As many of you already know, I commute to work on my bike. I’m lucky enough to have a fairly short commute (only about 12 minutes each way) so I’m able to commute year ‘round (rain, snow or otherwise) and in my work clothes (skirts, heels, what have you).
I’ve been bike commuting for a few years now and have figured out what works and doesn’t work for my bike commute. Hopefully some of these tips might work for you as well.
Embrace pleats. Trust me on this one. I’ve said it before and I’ll say it again, pleats can help add volume to a skirt without adding bulk. You want a more voluminous skirt when riding so it can fall (or, as my fellow Oregon bike rider, Val Sparkle, suggests, be pinned) between your legs when you ride. It’ll help protect your modesty. And a full, pleated skirt is, usually, a heavier skirt and less likely to blow around (again, pinning will help with that as well).
My perfect pleated bike riding skirt is the one on this dress:
The pleats are flat and sleek, but there is a LOT of volume hidden in that skirt, making it perfect for bike riding.
Avoid pencil skirts. I know, I know. Everyone loves pencil skirts. So professional. So flattering. So hobbling. You know how you can’t run in a pencil skirt? Well, you really, really can’t ride in them. Trust me, I’ve tried and it’s awkward and strange and if you had to change directions quickly, it could also be dangerous.
But, if you insist on pencil skirts (and sometimes an outfit does), then I suggest knit pencil skirts:
I have ridden in all of these with varying degrees of success. The black is a very tight, thick knit and a little restrictive, but the others are great. Enough give to allow me to pedal without losing their shape for when I’m off the bike. I’ve tried biking in non-knit pencil skirts as well and it was terrible; these are the only pencil skirts I’ll ride in. I save my very few others for those days I drive in.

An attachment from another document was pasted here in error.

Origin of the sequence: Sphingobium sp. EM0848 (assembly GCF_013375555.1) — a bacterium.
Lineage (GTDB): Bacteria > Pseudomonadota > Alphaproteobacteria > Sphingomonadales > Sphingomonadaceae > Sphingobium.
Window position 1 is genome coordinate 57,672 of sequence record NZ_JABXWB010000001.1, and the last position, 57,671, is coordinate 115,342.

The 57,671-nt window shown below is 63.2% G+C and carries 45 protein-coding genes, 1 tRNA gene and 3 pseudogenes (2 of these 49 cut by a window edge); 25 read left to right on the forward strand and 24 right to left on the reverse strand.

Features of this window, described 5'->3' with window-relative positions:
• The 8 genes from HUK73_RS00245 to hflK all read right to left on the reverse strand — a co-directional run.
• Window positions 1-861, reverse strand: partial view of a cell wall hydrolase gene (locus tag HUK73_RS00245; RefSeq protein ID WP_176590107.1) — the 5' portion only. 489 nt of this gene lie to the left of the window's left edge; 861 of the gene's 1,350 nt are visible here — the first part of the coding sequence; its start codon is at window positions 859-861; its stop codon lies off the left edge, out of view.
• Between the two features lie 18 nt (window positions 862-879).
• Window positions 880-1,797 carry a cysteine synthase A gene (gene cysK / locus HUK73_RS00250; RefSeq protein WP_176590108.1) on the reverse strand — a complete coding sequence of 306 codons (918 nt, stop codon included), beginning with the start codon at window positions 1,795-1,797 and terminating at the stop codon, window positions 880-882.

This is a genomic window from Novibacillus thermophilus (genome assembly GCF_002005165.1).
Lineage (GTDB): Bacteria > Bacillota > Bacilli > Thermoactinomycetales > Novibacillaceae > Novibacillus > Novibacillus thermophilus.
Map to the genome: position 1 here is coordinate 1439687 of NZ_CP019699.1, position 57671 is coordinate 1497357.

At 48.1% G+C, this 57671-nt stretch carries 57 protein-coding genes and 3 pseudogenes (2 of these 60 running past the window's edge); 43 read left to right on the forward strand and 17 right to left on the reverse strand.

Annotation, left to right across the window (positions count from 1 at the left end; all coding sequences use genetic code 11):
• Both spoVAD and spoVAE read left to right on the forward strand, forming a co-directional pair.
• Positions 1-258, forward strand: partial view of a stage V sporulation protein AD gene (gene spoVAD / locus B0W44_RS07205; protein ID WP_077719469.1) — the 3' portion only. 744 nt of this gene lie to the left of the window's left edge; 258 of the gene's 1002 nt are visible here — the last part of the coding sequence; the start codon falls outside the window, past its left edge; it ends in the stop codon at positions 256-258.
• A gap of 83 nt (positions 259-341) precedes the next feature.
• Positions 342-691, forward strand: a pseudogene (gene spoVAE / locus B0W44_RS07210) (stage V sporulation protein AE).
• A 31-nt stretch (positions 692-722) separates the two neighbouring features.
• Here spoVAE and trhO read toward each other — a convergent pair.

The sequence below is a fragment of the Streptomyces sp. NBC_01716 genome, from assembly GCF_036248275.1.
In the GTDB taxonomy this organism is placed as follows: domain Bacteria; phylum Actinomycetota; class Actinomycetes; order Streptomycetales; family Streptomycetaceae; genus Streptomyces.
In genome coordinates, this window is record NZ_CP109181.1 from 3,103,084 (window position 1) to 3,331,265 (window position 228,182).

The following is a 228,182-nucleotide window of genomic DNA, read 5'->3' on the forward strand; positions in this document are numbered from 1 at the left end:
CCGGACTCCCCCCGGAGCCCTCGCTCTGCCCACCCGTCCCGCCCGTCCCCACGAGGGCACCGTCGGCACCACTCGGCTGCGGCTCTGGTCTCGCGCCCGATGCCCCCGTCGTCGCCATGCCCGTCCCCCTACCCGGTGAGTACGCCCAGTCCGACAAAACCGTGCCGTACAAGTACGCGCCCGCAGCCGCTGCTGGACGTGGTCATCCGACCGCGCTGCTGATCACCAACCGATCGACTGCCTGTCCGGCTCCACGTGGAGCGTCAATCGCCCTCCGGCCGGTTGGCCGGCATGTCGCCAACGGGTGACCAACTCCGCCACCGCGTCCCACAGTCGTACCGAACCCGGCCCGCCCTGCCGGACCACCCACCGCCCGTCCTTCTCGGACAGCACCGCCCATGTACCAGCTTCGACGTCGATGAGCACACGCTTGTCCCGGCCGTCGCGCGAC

Knee length, no more than tea length. Bikes, can, of course, be ridden in any length of skirt one wants to wear. However, I suggest knee length, no more than tea length, when riding a bike, for both modesty and practical reasons. With a skirt shorter than a couple of inches above the knee, it can be difficult to pin or tuck the skirt, risking your skirt flipping up and scarring those passing school children for life.
This dress? Not good for bike riding:
If the skirt on the dress were fuller, the length wouldn’t have been as big of an issue, but it’s both just a bit too short and not quite full enough. I may have given the kiddos an eyeful in this outfit.
And with a skirt longer than tea length, you probably won’t have a problem with it flipping up, but it could get caught in your chain or your pedals while riding. If you do wear a longer skirt, I suggest pinning, clipping or tying it up while riding so it doesn’t get caught.
This skirt? Also not great for bike riding:
Although I am a proponent of volume, this skirt is extremely full, which, coupled with it’s more-than-tea-length length, made it very hard to ride in.
And here are some other skirts and dresses that I’ve found do work well for bike riding:
As you can see, they’re all either pleated or full and around knee length.
I also recommend the wearing of bike shorts, pettipants, bloomers, whatever, just in case you do flash a passerby or two.